"I don't know if it will be worse," Birx said. "We are going to continue that surveillance from now all the way through the fall to be able to give us that early warning signal."
Later, President Trump said that people needed to continue to socially distance until the virus was gone. People need to "keep away until this thing is gone" and that people needed to socially distance until it's gone, he added.
From earlier today:
Senate approves $484B relief package for small business, hospitals, testing
The Senate unanimously approved a bipartisan deal with a voice vote Tuesday afternoon that will pump another $310 billion into the Paycheck Protection Program, a federal program designed to extend loans to small business owners to help retain their employees for two months and keep their companies afloat amid the coronavirus pandemic.
The overall deal lawmakers and the White House agreed to tops $484 billion and also adds funding for hospitals and a national testing plan, measures pushed for by Democrats.
It comes just weeks after Congress approved a $2 trillion stimulus package, the largest relief measure in American history.
Sen. Rand Paul, R-Ky., spoke in opposition to the bill, calling for the economy to be re-opened as soon as possible.
"No amount of money -- not all the money in China -- will save us from ourselves," Paul said. "Our only hope of rescuing this great country is to reopen the economy."
The House is expected to vote on the legislation Thursday, and the president has indicated he would promptly sign it.
-- ABC News' Trish Turner, Mariam Khan, Sarah Kolinovsky and Benjamin Siegel
Largest nurses union in US protests in front of White House for personal protective equipment
Donning masks and practicing social distancing, roughly 20 members of the largest nurses union in the U.S. protested at the White House on Tuesday to demand additional funding for mass production of personal protective equipment in the next coronavirus relief package.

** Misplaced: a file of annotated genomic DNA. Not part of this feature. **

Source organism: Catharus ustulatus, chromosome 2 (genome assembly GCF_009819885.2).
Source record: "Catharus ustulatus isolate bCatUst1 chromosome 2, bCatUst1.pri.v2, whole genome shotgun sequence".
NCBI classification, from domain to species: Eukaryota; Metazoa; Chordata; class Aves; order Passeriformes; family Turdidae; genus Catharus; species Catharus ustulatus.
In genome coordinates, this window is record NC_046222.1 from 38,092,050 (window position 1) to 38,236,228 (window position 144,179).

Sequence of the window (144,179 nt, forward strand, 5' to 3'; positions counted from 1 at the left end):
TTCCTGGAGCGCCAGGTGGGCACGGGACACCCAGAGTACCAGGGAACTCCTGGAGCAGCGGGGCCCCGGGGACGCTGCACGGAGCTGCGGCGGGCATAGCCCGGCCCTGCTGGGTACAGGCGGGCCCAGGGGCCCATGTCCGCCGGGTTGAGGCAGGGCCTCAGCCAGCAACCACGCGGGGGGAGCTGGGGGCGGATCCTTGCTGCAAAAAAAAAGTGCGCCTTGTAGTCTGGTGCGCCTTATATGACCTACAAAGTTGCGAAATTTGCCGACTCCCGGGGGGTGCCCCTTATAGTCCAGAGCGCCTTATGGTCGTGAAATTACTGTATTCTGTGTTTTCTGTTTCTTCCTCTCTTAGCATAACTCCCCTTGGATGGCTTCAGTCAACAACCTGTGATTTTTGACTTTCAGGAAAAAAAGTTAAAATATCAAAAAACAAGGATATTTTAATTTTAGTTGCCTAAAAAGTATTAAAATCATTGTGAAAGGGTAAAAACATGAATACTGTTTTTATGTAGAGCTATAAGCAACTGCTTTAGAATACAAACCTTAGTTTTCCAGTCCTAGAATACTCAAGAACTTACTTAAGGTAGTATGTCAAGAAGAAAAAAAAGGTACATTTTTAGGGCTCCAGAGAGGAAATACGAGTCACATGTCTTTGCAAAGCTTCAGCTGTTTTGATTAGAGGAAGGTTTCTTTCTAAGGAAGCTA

"We have a federal government that is failing nurses," said one protester, citing the tens of thousands of health care workers who have become infected with COVID-19.
Representatives of National Nurses United, or NNU, held photos and read aloud the names of 48 registered nurses who have died from COVID-19 as hospitals across the country struggle to provide masks, gowns, gloves, shoe coverings and other equipment for staffers.
The union is calling on Congress to include a mandatory emergency temporary standard for health care workers -- mandating they're provided with PPE -- in its next COVID-19 legislative package, and on President Trump to fully exercise use of the Defense Production Act to produce PPE as he's done with ventilators.
"There have been three COVID-19 packages passed in Congress and not one has earmarked any COVID funds for healthcare workers' PPE in any of those packages," the protester added. "The president has not fully exercised the Defense Production Act to produce badly needed PPE -- and the CDC continues to weaken its COVID-19 guidance for facilities."
The CDC has issued guidance for asymptomatic health care workers deemed essential to return to work and for the reuse of cloth gowns and masks after sanitation.
White House and Capitol Hill leaders near deal on small business fund